Highlights of transfer pricing proposals in Finance Bill 2020 (Budget 2021)
Summary of proposed changes and related commentary available
Malaysia’s Budget 2021 (Finance Bill 2020), which was tabled for its third reading in parliament on 15 December 2020, proposes some landmark changes to the transfer pricing compliance and audit regime. The proposed changes would affect corporate income tax returns for 2021 and subsequent years, and the transfer pricing compliance strategy for multinational enterprises. The changes would also have implications for open years of assessment (the statute of limitations is seven years for transfer pricing purposes).
The proposals entail, among other things:
- Tightening the compliance requirements around contemporaneous documentation, through the introduction of a penalty of MYR 20,000-100,000 for failure to furnish contemporaneous transfer pricing documentation, essentially targeting companies that either do not have transfer pricing documentation for open years or do not prepare transfer pricing documentation by the return filing due date.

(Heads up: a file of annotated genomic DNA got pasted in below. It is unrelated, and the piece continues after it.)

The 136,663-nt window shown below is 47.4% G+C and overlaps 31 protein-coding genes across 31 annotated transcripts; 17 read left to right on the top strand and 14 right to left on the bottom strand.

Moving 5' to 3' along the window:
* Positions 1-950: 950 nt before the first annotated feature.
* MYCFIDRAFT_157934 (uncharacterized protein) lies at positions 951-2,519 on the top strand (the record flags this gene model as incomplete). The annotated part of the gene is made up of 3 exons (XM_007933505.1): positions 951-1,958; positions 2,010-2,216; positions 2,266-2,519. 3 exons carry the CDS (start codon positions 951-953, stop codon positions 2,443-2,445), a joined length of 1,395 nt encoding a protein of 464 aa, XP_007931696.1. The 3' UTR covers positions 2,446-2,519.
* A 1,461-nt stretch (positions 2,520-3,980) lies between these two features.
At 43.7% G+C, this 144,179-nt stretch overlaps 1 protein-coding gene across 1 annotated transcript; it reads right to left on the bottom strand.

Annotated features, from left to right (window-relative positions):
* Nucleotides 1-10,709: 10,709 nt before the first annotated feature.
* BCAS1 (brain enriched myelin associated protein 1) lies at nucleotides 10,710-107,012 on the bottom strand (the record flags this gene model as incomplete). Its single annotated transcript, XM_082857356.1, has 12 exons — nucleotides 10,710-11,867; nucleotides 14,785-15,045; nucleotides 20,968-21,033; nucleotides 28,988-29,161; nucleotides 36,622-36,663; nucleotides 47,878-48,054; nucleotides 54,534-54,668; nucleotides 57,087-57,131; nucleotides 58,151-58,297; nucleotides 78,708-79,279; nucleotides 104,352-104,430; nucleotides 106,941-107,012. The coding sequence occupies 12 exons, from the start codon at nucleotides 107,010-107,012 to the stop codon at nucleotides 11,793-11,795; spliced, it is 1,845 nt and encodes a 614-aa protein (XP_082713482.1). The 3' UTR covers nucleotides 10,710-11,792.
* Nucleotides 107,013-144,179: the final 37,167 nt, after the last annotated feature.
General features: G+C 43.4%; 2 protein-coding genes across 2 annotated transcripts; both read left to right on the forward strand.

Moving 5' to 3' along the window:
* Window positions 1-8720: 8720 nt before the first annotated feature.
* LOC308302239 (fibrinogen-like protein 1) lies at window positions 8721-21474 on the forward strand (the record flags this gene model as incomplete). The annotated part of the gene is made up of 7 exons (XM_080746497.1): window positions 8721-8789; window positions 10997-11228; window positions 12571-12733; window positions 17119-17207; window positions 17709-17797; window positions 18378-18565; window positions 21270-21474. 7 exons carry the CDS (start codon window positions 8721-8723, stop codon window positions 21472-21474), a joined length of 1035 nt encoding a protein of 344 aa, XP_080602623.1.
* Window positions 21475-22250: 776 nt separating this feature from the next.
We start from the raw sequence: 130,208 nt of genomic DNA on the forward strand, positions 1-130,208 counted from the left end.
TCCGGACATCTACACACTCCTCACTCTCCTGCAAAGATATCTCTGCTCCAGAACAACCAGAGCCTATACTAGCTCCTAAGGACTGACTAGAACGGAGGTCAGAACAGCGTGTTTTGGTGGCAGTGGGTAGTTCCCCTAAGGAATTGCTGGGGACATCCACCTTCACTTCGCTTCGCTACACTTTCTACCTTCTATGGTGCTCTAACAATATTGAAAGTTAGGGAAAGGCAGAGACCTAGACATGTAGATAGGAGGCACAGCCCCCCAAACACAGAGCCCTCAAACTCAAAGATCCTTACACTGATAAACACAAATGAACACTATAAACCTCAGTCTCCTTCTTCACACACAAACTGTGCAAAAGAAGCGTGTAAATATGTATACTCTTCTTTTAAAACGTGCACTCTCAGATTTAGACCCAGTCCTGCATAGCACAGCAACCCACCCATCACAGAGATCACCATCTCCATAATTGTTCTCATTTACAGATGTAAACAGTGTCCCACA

- Introduction of a “surcharge” of 5% that would be imposed on the transfer pricing adjustment amount, thereby widening the base for collection, by extending the cash tax implications of a transfer pricing adjustment to companies enjoying incentives or with other tax attributes, such as unabsorbed business losses, capital allowances, etc.
- Addition of a “recharacterization” power in the Income Tax Act with respect to controlled transactions, thereby further strengthening the Inland Revenue Board’s ability to make adjustments to aggressive tax planning structures, disregard loans and disallow interest expense thereon, disregard interest-free loans (“quasi-equity”) and deem interest income, etc.